Improvements came after the 1994 distinction of Frenchtown as a historic area. A big boost came in 2005 with the groundbreaking of 23 mostly two-story homes as part of the Carolina Oaks development. Artist-educator Annie Harris, president of the Carolina Oaks Homeowners Association, opened the Ash Gallery on Georgia Street and sponsored “art walks.”
There’s now a community garden and a weekly farmer’s market but no major grocery store.
A homeless shelter on Tennessee Street closed in 2015. Residents now wonder about the threat of gentrification.
Frenchtown’s proximity to downtown and the Capitol appeals to residents and investors. It’s less than a mile from Florida Agricultural and Mechanical University, a historically black university founded in 1887, and it borders Florida State University.
“Our biggest obstacle is we’re too close to FSU,” Bellamy said. “Where else are they going to expand?”
Residents strongly opposed The Standard student-housing project. As part of negotiations, the developer agreed to add retail space on Macomb and a setting for a historic monument, said Devan Leavins, special projects administrator at the Tallahassee-Leon County Planning Department.
To address residents’ concerns, the city launched a special Frenchtown Placemaking study to define the vision and needs of the neighborhood. The study covers a larger area than historic Frenchtown.
According to the U.S. Census Bureau, the medium income in the study area in 2017 was $16,860, which includes students and elderly on a fixed income, Leavins said. More than half of the area’s 5,200 residents are renters, with a medium home value of $109,494, he said.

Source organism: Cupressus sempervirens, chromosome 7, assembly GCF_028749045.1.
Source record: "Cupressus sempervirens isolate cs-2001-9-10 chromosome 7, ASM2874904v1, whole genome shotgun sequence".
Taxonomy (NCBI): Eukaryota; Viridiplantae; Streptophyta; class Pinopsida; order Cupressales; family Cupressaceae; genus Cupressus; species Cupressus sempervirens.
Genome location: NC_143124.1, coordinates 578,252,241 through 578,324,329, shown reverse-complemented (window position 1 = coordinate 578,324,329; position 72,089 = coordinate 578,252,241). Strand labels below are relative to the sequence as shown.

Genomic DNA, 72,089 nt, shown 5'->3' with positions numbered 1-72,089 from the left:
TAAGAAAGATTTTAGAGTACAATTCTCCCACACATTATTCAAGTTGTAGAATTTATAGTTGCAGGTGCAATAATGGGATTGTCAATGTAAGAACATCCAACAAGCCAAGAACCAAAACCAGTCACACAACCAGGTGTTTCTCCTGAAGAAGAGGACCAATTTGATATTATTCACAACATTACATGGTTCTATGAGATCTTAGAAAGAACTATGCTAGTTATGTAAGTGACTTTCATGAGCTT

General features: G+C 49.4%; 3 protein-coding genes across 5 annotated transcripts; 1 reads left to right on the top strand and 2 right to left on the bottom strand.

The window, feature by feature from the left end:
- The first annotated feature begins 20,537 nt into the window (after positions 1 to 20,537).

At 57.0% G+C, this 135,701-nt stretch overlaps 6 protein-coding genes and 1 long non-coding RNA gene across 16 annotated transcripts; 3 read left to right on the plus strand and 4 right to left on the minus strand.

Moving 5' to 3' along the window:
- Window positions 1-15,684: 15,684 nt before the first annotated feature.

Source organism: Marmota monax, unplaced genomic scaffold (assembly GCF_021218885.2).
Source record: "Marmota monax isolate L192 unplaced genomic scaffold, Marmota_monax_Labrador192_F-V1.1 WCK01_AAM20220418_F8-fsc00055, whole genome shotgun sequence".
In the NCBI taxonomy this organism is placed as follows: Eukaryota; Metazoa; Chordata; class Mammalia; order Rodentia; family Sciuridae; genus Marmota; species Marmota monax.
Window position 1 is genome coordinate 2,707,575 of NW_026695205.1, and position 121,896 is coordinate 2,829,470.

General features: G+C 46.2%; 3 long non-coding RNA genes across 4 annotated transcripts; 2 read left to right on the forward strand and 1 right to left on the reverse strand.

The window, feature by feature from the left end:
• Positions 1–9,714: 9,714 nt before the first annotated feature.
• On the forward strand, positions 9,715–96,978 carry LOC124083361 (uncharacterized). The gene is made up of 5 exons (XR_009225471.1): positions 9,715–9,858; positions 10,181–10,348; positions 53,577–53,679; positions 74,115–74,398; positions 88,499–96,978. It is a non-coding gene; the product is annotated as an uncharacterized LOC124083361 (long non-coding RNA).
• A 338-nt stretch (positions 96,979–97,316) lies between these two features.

Leavins and City Commissioner Nancy Miller met with a steering committee of about 10 residents and business owners monthly for nearly a year and a half to come up with an ambitious plan. “We were engaged throughout the entire process,” said Harris, the artist-educator.
On Sept. 12, the Tallahassee City Commission adopted the Placemaking plan, which includes making roads safer, improving infrastructure, creating or rehabbing affordable housing and updating zoning codes.
The city also voted to use $485,000 from the sale of city-owned land for The Standard to help implement the plan’s recommendations. The steering committee will become the Frenchtown Working Group and stay involved with bringing about what it considers desirable changes.
The Standard is among three big projects transforming Frenchtown. The new five-story Casanas Village apartments at Georgia and Macomb streets offers what it calls “affordable urban living” in a “modern and energy-efficient five-story design.”
The Frenchtown Gateway proposal, still evolving, would transform an area that includes the former site of the homeless shelter on Tennessee Street with condos, townhouses, office space, retail and a much-needed grocery store.
Staying put will be the landmark Economy Drugs, which has been owned by the family of pharmacist/manager Alexis Roberts McMillan since 1951.
“We’ll spruce it up, but we want to keep the same facade,” said McMillan, whose mother, Geraldine Roberts, still owns the drug store. “We don’t want to lose the flavor of what we have.”
And that’s what drives advocates.
“We have a deep love of Frenchtown,” resident Ann Roberts said. “We want to stay in our neighborhood.”